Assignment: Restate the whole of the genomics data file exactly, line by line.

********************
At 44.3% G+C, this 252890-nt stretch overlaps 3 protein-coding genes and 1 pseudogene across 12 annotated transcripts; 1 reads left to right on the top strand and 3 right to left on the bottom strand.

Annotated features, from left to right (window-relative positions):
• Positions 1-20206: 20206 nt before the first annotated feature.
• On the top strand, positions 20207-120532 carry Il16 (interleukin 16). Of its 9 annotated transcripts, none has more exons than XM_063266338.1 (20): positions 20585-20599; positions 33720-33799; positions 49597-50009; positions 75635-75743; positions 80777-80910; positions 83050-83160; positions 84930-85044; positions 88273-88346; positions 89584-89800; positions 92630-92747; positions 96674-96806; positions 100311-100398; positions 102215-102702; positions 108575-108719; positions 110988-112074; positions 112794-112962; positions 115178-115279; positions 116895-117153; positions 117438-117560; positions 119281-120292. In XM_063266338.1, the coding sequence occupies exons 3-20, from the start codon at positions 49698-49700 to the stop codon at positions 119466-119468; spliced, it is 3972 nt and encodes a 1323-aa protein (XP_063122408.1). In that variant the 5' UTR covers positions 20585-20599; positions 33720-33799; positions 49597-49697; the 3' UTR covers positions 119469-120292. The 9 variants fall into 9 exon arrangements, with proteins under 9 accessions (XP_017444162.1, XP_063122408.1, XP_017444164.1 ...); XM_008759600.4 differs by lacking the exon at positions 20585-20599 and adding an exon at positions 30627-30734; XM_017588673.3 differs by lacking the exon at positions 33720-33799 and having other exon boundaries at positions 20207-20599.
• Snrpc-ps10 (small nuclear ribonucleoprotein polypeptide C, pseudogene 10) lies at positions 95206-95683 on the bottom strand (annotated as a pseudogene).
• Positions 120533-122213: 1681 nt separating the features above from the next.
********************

At 44.3% G+C, this 252890-nt stretch overlaps 3 protein-coding genes and 1 pseudogene across 12 annotated transcripts; 1 reads left to right on the top strand and 3 right to left on the bottom strand.

Annotated features, from left to right (window-relative positions):
• Positions 1-20206: 20206 nt before the first annotated feature.
• On the top strand, positions 20207-120532 carry Il16 (interleukin 16). Of its 9 annotated transcripts, none has more exons than XM_063266338.1 (20): positions 20585-20599; positions 33720-33799; positions 49597-50009; positions 75635-75743; positions 80777-80910; positions 83050-83160; positions 84930-85044; positions 88273-88346; positions 89584-89800; positions 92630-92747; positions 96674-96806; positions 100311-100398; positions 102215-102702; positions 108575-108719; positions 110988-112074; positions 112794-112962; positions 115178-115279; positions 116895-117153; positions 117438-117560; positions 119281-120292. In XM_063266338.1, the coding sequence occupies exons 3-20, from the start codon at positions 49698-49700 to the stop codon at positions 119466-119468; spliced, it is 3972 nt and encodes a 1323-aa protein (XP_063122408.1). In that variant the 5' UTR covers positions 20585-20599; positions 33720-33799; positions 49597-49697; the 3' UTR covers positions 119469-120292. The 9 variants fall into 9 exon arrangements, with proteins under 9 accessions (XP_017444162.1, XP_063122408.1, XP_017444164.1 ...); XM_008759600.4 differs by lacking the exon at positions 20585-20599 and adding an exon at positions 30627-30734; XM_017588673.3 differs by lacking the exon at positions 33720-33799 and having other exon boundaries at positions 20207-20599.
• Snrpc-ps10 (small nuclear ribonucleoprotein polypeptide C, pseudogene 10) lies at positions 95206-95683 on the bottom strand (annotated as a pseudogene).
• Positions 120533-122213: 1681 nt separating the features above from the next.